I am not a pacifist, but I am against state militarism. I do believe that if you want to fight for something, you have to do it yourself. If you believe that the IS is a threat to you, then fine, go ahead, take a gun and fight them. But don’t do it in my name and with my money. That is not to say that I like the IS. I think the portrayal of them as crazy savages is probably quite accurate. However, where I am, I do not feel particularly threatened by the IS. I do however feel threatened by the UK government. So I will not give the latter any more power in order to make me safe. I would be a lot more safe if the government would not try to keep me safe. And of course if you believe that that is the honest intention of the these people anyway, I have a bridge to sell you.

Three Reasons Why Neutralism Is The Best Foreign Policy

One of the attractive features of capitalism is that those in political power will actually do more for their people when they do less. The idea of a centrally planned economy where everything from price to distribution is determined by the government may have noble goals for committing to such a social arrangement but ultimately it will do much more harm to its cause and to its people than if it left those choices be determined by free individuals.

However, doing nothing when it comes to international relations can be very costly indeed. Sometimes what is needed for the protection of the people and the market within which they operate is, for example, a pre-emptive attack or alliance with one country against another who is deemed as a threat to security.

But, and an incredibly significant but, is that those very same people who are appointed to act on your behalf and protect you can use your tax and your country’s military resources to do the exact opposite. So where in the past neutrality might not have been an option, ever since the balance of powers of superpowers and international relations becoming less about ‘hard’ war and more about ‘soft’ war, it is now an extremely attractive prospect. In fact those who are most interventionist in their foreign policy seem to keep digging a larger hole for themselves.
One very good example of this is western intervention in the Middle East. They support- monetarily or militarily- dictators or terrorists group and later have to further intervene to fix the even larger problem erupted from their intervention. It reflects the same problems we have with domestic intervention: you intervene and you have to intervene more to fix the new arising problems in endless chain of interventions with ever increasing costs.

Switzerland who has a neutral foreign policy does not have to really deal with Islamic terrorism. They never had a 9/11 nor a 7/7. The Islamic radical preachers might mention Switzerland in a general speech about an envisioned world dominated by Shari’a but it does not get the specific hatred and recognition that the US or UK do for, in their eyes, ‘invading our lands and killing our people’. Recruiting people to kill themselves- literally speaking- is a hard campaign but made much easier when you can emotionally move someone’s soul with ‘your brothers and sisters are dying and you’re doing nothing about it!’.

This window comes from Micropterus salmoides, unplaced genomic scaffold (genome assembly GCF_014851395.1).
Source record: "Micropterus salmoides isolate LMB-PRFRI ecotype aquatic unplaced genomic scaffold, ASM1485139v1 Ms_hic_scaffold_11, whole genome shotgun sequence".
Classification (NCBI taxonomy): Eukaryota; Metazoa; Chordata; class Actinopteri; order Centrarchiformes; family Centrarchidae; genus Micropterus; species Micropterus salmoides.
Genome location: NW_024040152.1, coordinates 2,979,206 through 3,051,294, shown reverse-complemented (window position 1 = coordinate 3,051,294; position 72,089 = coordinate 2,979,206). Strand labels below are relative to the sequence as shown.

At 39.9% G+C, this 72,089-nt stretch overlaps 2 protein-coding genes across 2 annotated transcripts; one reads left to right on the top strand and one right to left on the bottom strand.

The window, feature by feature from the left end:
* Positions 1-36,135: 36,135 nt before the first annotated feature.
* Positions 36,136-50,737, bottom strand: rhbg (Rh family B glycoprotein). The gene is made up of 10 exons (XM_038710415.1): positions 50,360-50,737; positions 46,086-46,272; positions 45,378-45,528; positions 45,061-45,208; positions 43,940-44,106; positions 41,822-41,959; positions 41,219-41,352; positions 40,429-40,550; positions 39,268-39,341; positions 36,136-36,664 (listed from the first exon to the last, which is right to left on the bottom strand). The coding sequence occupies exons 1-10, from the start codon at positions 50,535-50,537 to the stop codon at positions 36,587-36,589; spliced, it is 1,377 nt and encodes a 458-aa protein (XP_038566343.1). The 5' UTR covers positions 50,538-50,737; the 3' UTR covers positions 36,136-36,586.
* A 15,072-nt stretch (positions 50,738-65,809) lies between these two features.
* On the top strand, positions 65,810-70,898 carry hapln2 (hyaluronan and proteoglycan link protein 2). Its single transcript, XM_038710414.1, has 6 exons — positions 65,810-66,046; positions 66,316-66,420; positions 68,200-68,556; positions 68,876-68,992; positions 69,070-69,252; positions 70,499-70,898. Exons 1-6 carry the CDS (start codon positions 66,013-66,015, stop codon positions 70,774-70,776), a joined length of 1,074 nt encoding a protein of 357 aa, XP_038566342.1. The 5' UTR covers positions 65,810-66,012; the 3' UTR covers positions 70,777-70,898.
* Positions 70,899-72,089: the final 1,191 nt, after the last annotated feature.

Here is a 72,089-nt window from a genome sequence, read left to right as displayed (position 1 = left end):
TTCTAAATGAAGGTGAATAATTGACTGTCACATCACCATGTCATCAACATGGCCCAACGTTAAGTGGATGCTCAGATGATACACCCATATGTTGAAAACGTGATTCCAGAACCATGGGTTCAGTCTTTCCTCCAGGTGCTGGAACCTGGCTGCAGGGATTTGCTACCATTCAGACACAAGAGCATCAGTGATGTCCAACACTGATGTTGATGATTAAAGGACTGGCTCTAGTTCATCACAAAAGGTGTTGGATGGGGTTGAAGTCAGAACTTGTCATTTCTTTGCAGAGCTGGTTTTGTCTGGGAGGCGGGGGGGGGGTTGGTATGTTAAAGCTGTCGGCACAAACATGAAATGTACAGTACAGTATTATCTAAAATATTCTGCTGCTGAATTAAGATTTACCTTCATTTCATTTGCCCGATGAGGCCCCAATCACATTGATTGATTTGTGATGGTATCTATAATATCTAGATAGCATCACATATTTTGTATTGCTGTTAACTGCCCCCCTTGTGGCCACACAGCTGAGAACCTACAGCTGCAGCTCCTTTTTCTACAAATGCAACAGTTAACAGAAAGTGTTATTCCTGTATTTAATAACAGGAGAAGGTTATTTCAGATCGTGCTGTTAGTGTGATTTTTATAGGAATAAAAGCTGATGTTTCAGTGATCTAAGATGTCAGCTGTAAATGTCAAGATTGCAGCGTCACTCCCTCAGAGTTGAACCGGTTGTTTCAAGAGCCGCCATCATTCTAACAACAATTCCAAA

This is all notwithstanding that the people behind much of these terrorists groups are not, for example, Iran but our best friends such as Saudi and Qatar. The US and UK have never had a problem with dictators and terrorists so long as they promote what they perceive as their interests. And it is this idea of thinking that they can make things better by intervening that has led to such poor foreign policy.

And what else is good about neutralism? You wouldn’t guess this one but it’s bad for the capitalists! Military corporations, oil companies and lobby groups cannot use the country’s resources and taxpayers’ money for their own ends.

So that was a lengthy preface but without further ado, here is a list of why neutralism is the best foreign policy:

  1. Security: Neutralism leads to less enemies and less possibility of war. It doesn’t guarantee security but it sure is a better strategy for attaining it than intervening, invading, killing, imposing sanctions etc.
  2. Inexpensive: No need to overspend on the military. No need to have ambassadors to negotiate as the Iranians and the west have done recently. No need to have a bureaucracy to determine the ‘right’ foreign policy which almost always turns out to be the wrong one for which you’ll need an even bigger bureaucracy. Of course, all of this means lower taxes.
  3. Moral: The central principle of libertarianism is that you are free to act as you wish so long as you harm no one else. Switzerland has much less blood on its hand than the US or UK. Surely they would justify their actions but most people know, and even some politicians have conceded to this, that interventionists policies have not worked. Given this is the case the blood of hundreds and thousands of innocent people including women and children is something all of us should be concerned about when choosing our foreign policy.





Border crossing image © Kecko